Lawsuit Seeks to Hold Oil Companies Responsible for Their Part in Deadly Oregon Heat Event

Lawsuit Seeks to Hold Oil Companies Responsible for Their Part in Deadly Oregon Heat Event


Attorney Jeffrey Simon: Profitable business practices ‘environmentally unsustainable’ 

DALLAS – Asserting that the companies deceived the public about environmental dangers, Simon Greenstone Panatier, PC has filed a lawsuit on behalf of Multnomah County, Oregon, against more than a dozen fossil fuel producers for negligently and fraudulently selling climate-warming products.  

“These companies have advanced a business agenda for decades that has been highly profitable for them but is unsustainable from an environmental standpoint,” said Jeffrey Simon, co-founder of Simon Greenstone Panatier. “Oregon state tort law is very explicit about what constitutes negligence, fraud and public nuisance. We contend that these companies took actions and engaged in deception regarding the impact of these companies that are virtual textbook examples.”  

Multnomah County, Oregon’s most populous county, sits along the south banks of the Columbia River, encompassing most of the city of Portland on the west, with a heavily timbered eastern portion. While historically temperate, the region reached record highs of 108, 112 and 116 during an unprecedented June 2021 heat event. Sixty-nine deaths, mostly elderly people in homes without air conditioning, were attributed to the three-day heat dome where temperatures registered 40 degrees higher than normal.   

Studies by the world’s leading climate scientists were unanimous in their conclusion that atmospheric pollution combined with a dense high-pressure system functionally converted the region into a “convection oven,” according to the lawsuit. The studies were also unanimous in attributing the pollution to fossil fuel emissions. The lawsuit seeks to hold the oil and gas companies responsible for decades of knowingly producing and selling climate-destroying products while deceiving the public of the dangers.  

“It’s one thing for an environmentally conscious community in Oregon to understand that greenhouse gases from fossil fuels melt polar ice caps and raise sea levels,” Simon notes. “But it’s quite another for them to anticipate that the defendants’ carbon pollution would transform the region’s historically mild climate into one of the hottest places on earth and thereby kill 69 residents in a week. We look forward to proving to a jury that the Defendants foresaw but misled the public that fossil fuel emissions could cause catastrophic heating events in mild climates and that deception left this region unprepared for this type of devastating weather anomaly.”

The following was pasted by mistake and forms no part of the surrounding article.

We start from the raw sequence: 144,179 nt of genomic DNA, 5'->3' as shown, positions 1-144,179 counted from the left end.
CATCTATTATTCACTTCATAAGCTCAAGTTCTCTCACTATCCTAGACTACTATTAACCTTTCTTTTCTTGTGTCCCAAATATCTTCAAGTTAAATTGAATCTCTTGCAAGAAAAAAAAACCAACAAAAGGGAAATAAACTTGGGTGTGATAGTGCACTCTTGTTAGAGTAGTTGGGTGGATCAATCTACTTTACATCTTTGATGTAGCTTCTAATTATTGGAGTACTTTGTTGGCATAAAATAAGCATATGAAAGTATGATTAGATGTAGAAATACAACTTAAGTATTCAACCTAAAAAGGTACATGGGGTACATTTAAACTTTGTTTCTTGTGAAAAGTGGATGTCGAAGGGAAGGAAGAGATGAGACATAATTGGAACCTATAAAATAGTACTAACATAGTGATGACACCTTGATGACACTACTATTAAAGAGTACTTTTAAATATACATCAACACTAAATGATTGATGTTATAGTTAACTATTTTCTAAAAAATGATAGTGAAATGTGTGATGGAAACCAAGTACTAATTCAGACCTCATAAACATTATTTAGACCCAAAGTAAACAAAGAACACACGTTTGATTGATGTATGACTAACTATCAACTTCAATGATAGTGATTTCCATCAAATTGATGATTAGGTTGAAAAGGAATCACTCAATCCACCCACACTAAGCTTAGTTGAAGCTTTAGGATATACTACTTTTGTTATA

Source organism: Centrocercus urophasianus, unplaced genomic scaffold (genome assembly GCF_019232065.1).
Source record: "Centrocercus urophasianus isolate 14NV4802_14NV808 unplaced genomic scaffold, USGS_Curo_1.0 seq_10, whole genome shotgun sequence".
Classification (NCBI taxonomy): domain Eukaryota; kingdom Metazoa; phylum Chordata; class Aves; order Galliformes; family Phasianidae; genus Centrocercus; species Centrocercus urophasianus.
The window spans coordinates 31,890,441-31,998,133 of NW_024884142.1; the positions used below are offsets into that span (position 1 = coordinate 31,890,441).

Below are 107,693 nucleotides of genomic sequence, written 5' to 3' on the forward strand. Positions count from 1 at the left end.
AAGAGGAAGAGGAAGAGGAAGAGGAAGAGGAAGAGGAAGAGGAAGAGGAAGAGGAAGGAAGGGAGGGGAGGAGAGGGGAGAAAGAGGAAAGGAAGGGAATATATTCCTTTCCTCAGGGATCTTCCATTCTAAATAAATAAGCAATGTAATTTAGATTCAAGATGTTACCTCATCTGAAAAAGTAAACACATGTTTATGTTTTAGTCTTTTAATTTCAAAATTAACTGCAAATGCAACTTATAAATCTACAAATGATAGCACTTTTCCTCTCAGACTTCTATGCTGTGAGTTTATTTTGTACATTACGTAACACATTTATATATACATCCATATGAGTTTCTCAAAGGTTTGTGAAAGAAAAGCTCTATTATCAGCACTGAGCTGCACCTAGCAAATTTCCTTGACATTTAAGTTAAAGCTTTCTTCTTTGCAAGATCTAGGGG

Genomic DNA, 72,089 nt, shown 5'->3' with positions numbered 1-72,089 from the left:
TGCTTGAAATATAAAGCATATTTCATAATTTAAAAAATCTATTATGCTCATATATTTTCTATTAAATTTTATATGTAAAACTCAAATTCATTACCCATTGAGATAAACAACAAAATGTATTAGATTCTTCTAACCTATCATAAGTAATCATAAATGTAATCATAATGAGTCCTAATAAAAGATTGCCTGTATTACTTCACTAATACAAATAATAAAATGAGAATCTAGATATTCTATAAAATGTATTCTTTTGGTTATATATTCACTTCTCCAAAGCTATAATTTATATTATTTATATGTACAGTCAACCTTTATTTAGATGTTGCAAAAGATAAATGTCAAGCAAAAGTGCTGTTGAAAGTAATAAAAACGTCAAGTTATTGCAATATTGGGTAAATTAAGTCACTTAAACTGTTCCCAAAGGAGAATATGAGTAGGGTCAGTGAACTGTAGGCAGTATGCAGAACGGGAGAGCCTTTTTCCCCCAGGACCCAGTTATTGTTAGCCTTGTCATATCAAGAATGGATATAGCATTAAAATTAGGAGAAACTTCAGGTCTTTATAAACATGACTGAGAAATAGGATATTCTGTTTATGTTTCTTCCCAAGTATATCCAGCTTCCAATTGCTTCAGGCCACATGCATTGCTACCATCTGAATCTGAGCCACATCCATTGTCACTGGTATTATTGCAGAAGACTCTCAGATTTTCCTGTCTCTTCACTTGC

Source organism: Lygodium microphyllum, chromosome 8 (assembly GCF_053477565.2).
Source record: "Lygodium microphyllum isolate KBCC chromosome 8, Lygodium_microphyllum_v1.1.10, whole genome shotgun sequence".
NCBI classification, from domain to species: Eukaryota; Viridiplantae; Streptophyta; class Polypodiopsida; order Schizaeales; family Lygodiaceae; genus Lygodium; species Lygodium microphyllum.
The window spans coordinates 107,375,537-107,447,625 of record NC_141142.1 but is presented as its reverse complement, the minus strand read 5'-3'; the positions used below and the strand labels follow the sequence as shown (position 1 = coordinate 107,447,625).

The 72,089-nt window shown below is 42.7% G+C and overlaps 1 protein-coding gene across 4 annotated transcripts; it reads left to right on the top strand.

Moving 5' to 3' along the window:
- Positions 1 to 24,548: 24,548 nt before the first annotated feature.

Named in the suit are oil and gas producers and sellers Anadarko Petroleum, BP, Chevron, ConocoPhillips, Exxon Mobil, Koch Industries, Marathon Petroleum, Motiva, Occidental Petroleum, Peabody Energy, Shell, Space Age Fuel, Total Specialties USA and Valero Energy. Also included in the lawsuit are the industry trade groups American Petroleum Institute and Western States Petroleum Association, along with the global management consulting firm McKinsey & Company. 

The county seeks $50 million in actual damages and $1.5 billion for future damages. It also seeks an additional $50 billion to create an abatement fund to finance efforts to “prepare the county and its citizens for a new normal” that will include periods of high heat and/or wildfire so severe that they could lead to additional deaths, destroy property, and significantly endanger critical infrastructure. 

The case is County of Multnomah v. Exxon Mobil Corp., Oregon Circuit Court No. 23CV25164. In addition to Simon Greenstone Panatier, Multnomah County is represented by Worthington & Caron, PC and Thomas, Coon, Newton & Frost.  


About Simon Greenstone Panatier, PC 

With offices in Dallas, Houston, Long Beach and New York City, Simon Greenstone Panatier, PC is a nationally recognized trial firm with a reputation for exemplary and zealous representation of clients in a wide variety of litigation areas, including toxic torts, product liability, and catastrophic personal injury matters.